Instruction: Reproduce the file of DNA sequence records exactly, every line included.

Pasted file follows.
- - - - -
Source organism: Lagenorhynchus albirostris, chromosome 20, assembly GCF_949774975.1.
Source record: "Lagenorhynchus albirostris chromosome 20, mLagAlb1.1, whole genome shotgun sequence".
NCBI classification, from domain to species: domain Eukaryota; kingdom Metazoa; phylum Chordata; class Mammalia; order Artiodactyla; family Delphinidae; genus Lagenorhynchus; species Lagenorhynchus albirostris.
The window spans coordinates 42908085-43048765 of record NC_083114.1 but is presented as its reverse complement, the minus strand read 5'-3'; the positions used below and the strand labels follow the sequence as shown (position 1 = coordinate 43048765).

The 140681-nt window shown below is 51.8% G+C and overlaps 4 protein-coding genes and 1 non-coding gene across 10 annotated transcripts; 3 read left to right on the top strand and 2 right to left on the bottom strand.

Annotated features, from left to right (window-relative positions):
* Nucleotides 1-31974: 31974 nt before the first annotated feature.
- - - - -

Source organism: Lagenorhynchus albirostris, chromosome 20, assembly GCF_949774975.1.
Source record: "Lagenorhynchus albirostris chromosome 20, mLagAlb1.1, whole genome shotgun sequence".
NCBI classification, from domain to species: domain Eukaryota; kingdom Metazoa; phylum Chordata; class Mammalia; order Artiodactyla; family Delphinidae; genus Lagenorhynchus; species Lagenorhynchus albirostris.
The window spans coordinates 42908085-43048765 of record NC_083114.1 but is presented as its reverse complement, the minus strand read 5'-3'; the positions used below and the strand labels follow the sequence as shown (position 1 = coordinate 43048765).

The 140681-nt window shown below is 51.8% G+C and overlaps 4 protein-coding genes and 1 non-coding gene across 10 annotated transcripts; 3 read left to right on the top strand and 2 right to left on the bottom strand.

Annotated features, from left to right (window-relative positions):
* Nucleotides 1-31974: 31974 nt before the first annotated feature.